Saturday, April 23, 2011


"Water for Elephants" (2011)

Francis Lawrence's "Water for Elephants" (he previously directed "I Am Legend" and "Constantine," so how he came to something so classic is a mystery) is a sweeping romance in an extravagant setting with a trio of engaging characters--and an elephant--at its center. The film answers burning questions about two of the main actors, Robert Pattinson and Christoph Waltz. First, we walk into this film wondering if, as a leading man, Pattinson will be able to escape his pale-faced glitter vampire of "Twilight" and play a man named--gasp!--Jacob, ironically enough. The answer? He pulls it off and does just fine alongside the elegant as always Reese Witherspoon as his romantic counterpart.

The bigger question answered, however, is whether Christoph Waltz's Oscar win for "Inglourious Basterds" was a fluke. The talented actor proves with resounding confidence that it was indeed no fluke, and Waltz has again been provided with a contradictory and complicated character he can really sink his teeth into. It was as if the role was tailor made for him.

He plays August, a circus owner and ring leader who rules his microcosm of a society within the Benzini Bros. Circus with an iron fist. Much like the twisted Nazi he played in Tarantino's "Inglourious Basterds," Waltz plays August as both childlike and sadistic, amiable and murderous, and in every single scene he carries these traits with him. August relishes in being able to control others, including his own wife Marlena (Reese Witherspoon), but loses control of himself far too often exploding into violent fits of rage. Again Waltz is the scene-stealer and elevates this period piece melodrama into something unexpectedly impressive.

Based off the best-selling novel by Sara Gruen, the story is told through a flashback of Jacob as an old man (played by Hal Holbrook). It's 1931, and just as he's about to take his final veterinary exam at Cornell University, Jacob finds out his parents have died forcing him to hit the road. And, what are the chances, the first train that passes by which he decides to jump onto just happens to be a traveling circus show. Jacob gets taken in and starts doing small work for the circus until he meets Marlena and her ill show horse. After nearly getting thrown out by August after Jacob made the executive decision to put down Marlena's horse--and therefore the circus' main attraction--he decides to keep him on as a vet.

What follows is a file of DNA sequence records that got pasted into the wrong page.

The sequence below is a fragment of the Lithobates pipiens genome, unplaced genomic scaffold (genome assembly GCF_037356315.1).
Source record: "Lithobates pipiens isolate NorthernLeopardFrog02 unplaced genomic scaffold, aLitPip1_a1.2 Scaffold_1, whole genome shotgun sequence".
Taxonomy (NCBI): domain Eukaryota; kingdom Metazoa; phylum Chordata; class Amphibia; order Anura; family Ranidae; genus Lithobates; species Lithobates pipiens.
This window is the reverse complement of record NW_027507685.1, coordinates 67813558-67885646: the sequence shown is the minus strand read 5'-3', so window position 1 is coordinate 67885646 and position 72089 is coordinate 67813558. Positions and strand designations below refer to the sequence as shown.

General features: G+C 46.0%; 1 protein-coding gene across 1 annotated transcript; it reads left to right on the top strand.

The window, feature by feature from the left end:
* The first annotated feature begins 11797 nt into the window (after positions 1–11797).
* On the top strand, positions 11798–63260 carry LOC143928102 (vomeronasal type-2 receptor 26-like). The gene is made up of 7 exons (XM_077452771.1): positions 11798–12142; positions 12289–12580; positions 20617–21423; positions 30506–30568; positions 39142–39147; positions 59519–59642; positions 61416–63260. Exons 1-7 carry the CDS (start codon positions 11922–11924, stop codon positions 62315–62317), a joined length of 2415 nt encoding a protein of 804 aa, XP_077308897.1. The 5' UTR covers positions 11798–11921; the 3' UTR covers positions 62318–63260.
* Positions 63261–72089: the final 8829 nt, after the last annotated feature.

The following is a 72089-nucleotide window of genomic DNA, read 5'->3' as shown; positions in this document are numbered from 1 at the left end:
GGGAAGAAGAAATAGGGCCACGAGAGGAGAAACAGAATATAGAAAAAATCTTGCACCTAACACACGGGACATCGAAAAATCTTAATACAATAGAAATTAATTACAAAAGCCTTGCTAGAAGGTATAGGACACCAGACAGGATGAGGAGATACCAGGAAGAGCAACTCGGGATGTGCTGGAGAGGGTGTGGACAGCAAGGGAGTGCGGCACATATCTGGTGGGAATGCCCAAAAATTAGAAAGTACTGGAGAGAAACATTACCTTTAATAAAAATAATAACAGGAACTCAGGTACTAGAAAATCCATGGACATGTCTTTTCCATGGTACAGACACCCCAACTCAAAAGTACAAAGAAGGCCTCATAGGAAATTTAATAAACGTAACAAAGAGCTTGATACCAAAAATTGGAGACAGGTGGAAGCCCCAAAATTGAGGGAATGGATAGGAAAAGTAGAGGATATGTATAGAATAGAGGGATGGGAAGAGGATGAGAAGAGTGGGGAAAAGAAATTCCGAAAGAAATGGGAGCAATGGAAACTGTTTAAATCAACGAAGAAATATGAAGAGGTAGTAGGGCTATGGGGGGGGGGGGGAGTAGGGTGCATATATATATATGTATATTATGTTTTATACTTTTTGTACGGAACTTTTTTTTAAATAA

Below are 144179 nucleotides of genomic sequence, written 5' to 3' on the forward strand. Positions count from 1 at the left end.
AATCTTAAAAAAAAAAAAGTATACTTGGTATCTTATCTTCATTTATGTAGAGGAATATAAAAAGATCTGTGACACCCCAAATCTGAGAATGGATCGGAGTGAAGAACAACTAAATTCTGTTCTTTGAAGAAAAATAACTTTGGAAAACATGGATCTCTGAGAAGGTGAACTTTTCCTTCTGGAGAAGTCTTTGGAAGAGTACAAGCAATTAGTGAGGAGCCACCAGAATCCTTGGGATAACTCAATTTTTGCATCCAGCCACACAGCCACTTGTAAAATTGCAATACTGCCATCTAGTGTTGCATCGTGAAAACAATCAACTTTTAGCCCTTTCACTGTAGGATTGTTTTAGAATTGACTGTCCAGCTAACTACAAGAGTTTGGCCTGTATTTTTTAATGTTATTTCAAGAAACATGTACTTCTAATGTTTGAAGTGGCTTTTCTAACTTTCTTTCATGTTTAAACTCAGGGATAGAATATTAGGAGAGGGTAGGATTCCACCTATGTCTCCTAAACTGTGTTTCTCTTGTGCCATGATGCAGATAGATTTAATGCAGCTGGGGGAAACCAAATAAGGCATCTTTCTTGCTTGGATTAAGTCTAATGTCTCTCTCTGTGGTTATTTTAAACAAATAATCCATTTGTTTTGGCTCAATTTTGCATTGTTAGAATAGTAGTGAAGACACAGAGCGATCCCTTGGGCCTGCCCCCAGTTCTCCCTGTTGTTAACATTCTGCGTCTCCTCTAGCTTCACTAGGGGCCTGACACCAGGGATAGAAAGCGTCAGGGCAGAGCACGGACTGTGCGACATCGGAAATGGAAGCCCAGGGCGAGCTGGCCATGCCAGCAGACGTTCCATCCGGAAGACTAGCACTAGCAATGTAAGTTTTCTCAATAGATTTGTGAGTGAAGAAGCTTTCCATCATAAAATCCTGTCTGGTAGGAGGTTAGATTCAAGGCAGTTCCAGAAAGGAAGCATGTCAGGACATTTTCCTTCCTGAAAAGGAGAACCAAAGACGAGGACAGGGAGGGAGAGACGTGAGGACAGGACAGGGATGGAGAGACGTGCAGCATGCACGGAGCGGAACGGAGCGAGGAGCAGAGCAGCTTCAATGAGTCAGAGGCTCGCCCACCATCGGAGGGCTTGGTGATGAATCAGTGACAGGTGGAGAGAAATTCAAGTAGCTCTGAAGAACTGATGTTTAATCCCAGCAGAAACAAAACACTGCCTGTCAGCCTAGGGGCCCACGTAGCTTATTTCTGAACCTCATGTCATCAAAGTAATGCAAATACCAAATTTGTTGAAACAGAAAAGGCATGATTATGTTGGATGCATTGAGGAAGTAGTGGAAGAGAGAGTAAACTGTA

In the era of the Great Depression, times are hard and jobs are few. The film's atmosphere does a good job of capturing the period's desperate feel interlacing it with the carefree but reckless circus atmosphere full of shenanigans, animals, drinking and not without some dissension, too. The allusions to the social and political undercurrents of the time are enough to where they give the overarching story some weight and insight. The circus is also bursting with color and vivacity captured thoroughly in the cinematography when not observing the darker, murkier underbelly such as life upon the train in between shows.

Most important to the story is the blossoming--yet forbidden--romance between Jacob and August's wife, Marlena. The interplay between these three characters is engaging and harrowing enough to keep us caring for how it inevitably turns out for the main couple. Witherspoon's Marlena is a character not brave enough to leave her husband when she should've but also smart enough not to upset his ill temper. She is a lovely but smothered centerpiece to the circus, a glowing vision of a female equestrian bareback rider.

Also important is the beautiful performing elephant Rosie who becomes the circus' main attraction. The scenes where characters engage with her have heart and a natural sweetness to them that comes from any moment of people working closely with intelligent animals. The contrasting moments of animal cruelty are as hard to watch as you could imagine. We care for Rosie because she's charming and full of personality as much as any movie animal in recent memory.

1 comment:

  1. Great review! This on actually interests me, and good to see a positive review. Nice blog as well.